"Sidney was a very good player for us," Spurrier said. "His leaving may have helped us sign five outstanding potential receivers. Hopefully, a couple of those guys or three or whatever will really be ready to play this year."
Spurrier is most excited about his team's defense. The Gamecocks should return 10 starters from 2006, when they finished ninth in the SEC and 63rd nationally in total defense. Senior linebacker Jasper Brinkley is one of the country's most underrated players, and several incoming players should help what was the league's most undersized defensive line last season.
"We're going to be a bigger defense," Boyd said. "People aren't used to seeing that from South Carolina."
And people aren't used to hearing about such high expectations at South Carolina, or at least realistic goals.
"Coach Spurrier, he's a legendary coach," Brinkley said. "He knows what he's talking about."
Spurrier goes after Clemson
A reporter asked Spurrier about Kentucky quarterback Andre Woodson. Only Spurrier could turn his answer into a criticism of rival Clemson.
"Yeah, again, I don't like to talk much about other teams' players," Spurrier said. "He's obviously a good player. I really admire what Kentucky did last year, go 8-5 and win the bowl game. We thought we did something big beating Clemson, then Kentucky beat them also. Anyway, Clemson was a pretty good team. They were a good team. At one point the year they were a dang good team. I don't know exactly what happened to them, but they didn't finish very well."
Auburn quarterback healthy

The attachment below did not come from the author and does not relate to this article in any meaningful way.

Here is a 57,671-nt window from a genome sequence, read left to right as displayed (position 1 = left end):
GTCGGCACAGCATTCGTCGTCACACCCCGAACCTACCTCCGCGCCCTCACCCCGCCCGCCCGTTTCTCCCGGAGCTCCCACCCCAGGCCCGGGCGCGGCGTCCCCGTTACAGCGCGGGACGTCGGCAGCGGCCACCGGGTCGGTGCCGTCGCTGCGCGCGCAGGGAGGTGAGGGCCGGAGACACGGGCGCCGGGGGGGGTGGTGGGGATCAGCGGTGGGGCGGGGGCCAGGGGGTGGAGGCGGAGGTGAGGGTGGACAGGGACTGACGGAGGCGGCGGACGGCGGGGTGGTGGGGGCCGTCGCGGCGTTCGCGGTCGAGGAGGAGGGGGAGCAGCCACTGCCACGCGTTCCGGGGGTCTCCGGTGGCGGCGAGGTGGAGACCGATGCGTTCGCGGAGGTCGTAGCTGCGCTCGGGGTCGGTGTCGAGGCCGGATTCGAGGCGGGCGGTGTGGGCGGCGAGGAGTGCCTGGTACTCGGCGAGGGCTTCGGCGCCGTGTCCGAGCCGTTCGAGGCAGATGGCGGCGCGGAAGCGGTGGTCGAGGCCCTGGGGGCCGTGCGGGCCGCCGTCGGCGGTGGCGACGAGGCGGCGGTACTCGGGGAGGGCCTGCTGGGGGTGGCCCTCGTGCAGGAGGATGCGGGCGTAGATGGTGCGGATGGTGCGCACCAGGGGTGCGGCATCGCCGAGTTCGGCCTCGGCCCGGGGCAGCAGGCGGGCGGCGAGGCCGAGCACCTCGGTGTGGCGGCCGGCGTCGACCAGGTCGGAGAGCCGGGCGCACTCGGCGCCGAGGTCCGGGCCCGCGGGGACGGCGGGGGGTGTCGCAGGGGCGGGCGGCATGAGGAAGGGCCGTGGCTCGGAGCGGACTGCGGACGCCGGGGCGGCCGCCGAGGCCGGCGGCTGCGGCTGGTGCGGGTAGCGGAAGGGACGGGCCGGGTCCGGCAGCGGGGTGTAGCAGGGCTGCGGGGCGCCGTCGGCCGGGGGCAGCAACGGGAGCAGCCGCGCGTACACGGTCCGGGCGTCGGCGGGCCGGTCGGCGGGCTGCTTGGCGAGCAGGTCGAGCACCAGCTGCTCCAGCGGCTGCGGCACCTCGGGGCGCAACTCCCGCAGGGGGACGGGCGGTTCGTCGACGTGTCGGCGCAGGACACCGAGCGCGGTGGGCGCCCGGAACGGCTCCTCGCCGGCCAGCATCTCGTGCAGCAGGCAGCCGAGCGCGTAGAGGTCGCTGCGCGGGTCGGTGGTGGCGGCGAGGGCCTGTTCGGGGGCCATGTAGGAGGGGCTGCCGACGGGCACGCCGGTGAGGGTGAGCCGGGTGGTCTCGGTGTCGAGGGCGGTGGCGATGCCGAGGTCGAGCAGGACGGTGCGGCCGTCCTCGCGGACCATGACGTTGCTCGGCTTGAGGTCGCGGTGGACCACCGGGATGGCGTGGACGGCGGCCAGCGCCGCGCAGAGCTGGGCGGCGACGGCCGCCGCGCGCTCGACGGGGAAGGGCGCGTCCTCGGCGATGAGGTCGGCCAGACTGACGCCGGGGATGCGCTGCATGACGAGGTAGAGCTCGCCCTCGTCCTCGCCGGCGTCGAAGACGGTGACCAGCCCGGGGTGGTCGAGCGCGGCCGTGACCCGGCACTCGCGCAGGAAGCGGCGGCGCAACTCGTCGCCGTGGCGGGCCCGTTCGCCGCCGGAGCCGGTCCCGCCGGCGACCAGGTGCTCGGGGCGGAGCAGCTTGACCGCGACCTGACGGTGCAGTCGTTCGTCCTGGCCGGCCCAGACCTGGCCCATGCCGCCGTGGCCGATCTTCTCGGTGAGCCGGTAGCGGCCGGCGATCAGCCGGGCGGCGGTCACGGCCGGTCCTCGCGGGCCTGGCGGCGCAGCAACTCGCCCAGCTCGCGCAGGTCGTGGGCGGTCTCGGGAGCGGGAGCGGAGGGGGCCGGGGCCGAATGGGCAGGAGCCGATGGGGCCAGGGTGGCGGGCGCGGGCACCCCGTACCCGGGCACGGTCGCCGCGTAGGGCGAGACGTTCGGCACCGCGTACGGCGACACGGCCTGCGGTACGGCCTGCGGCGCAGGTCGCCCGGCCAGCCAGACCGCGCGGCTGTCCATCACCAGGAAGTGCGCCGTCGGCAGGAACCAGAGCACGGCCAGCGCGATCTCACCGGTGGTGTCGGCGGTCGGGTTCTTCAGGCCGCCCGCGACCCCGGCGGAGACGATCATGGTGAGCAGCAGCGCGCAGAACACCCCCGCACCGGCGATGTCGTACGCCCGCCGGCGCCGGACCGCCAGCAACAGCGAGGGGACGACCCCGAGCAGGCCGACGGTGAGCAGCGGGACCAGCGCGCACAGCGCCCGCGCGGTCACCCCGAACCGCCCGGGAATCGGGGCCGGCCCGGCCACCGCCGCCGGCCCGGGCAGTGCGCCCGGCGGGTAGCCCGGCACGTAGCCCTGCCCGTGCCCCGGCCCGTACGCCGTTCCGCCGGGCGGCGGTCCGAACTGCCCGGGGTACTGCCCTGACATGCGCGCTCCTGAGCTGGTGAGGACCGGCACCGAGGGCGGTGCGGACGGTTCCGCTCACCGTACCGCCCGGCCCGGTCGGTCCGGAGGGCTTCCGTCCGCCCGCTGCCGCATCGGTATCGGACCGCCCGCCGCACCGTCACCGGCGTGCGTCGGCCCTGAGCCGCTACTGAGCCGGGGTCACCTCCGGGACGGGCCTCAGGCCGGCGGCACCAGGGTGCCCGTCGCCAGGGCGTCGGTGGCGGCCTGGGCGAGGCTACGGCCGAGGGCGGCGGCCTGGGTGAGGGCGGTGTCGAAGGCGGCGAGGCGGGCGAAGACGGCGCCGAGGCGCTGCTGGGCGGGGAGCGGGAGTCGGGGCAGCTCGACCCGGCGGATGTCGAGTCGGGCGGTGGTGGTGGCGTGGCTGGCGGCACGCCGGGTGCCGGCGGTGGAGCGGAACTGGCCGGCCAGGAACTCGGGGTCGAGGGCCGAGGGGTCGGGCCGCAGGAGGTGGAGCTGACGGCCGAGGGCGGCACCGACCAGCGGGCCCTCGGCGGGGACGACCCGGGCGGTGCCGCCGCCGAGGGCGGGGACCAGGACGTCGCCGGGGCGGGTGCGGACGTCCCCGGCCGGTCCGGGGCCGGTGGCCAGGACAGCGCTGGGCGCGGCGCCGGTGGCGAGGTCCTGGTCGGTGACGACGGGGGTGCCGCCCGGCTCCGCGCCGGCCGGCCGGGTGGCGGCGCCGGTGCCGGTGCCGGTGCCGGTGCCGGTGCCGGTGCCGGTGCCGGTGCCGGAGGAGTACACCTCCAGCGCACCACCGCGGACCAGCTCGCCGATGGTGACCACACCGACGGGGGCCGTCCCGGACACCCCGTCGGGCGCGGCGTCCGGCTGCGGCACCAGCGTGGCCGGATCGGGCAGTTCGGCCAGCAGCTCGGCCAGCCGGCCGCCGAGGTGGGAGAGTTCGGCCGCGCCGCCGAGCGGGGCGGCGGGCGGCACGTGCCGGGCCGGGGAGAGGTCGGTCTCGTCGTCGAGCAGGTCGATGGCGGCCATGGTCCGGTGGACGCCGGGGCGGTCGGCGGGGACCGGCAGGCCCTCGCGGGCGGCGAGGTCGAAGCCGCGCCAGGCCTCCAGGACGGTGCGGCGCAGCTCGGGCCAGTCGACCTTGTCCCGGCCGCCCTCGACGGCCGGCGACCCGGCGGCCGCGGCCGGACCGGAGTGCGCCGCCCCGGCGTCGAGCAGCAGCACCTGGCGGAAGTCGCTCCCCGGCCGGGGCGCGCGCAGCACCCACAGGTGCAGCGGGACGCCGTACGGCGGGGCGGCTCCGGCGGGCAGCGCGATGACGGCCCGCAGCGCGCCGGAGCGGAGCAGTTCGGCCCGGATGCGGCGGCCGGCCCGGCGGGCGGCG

Auburn coach Tommy Tuberville said senior quarterback Brandon Cox is as healthy as he's been during the last two seasons. Cox was bothered by ankle and knee injuries last season, curtailing what the Tigers were able to do on offense. In 2007 Auburn ranked 10th in the SEC and 88th nationally in pass offense with only 172.7 yards per game; Cox was sacked more than 30 times.
"I think he's going to be a good player for us," Tuberville said. "He needs to play healthy. He's gotten stronger. He's a little quicker.
"He couldn't have gotten any slower."
Tuberville said linebacker Tray Blackmon reminds him of Baltimore Ravens linebacker Ray Lewis, who Tuberville coached at Miami. But Blackmon was suspended twice for a total of six games last season, and he didn't play in the 17-14 win over Nebraska in the AT&T Cotton Bowl. Tuberville also suspended Blackmon from participating in spring practice. Blackmon enrolled in classes at Auburn in May and attended summer school. Tuberville hasn't decided whether Blackmon will return to the team this fall. "He's done well," Tuberville said. "I have not decided and won't decide until after I watch him. It's really not going to have anything to do with ability. We're going to win games whether he plays or not. I'd love to have him there."
• Kentucky coach Rich Brooks said there's one reason he's back as the Wildcats' coach for a fifth season: quarterback Andre Woodson. Brooks went 9-25 in his first three seasons at Kentucky, before last season's surprising 8-5 finish. "He made the greatest improvement I've ever seen a player make from one year to the next," Brooks said. "And thank God he did, because I'm back because he did."
• Arkansas coach Houston Nutt, whose brother, Danny, resigned as the team's running backs coach last week for health reasons, said his brother is doing well. Danny Nutt, 46, had brain surgery in 1998 for bleeding in his brain stem. The condition continues to persist, but Nutt said his brother's latest MRI was clear. "He's done very well," Nutt said. "It was a very good report. There's no fresh bleeding there. We knew this day was coming, but, boy, you didn't expect it to be this quick."
Mark Schlabach covers college football and men's college basketball for ESPN.com. You can contact him at firstname.lastname@example.org.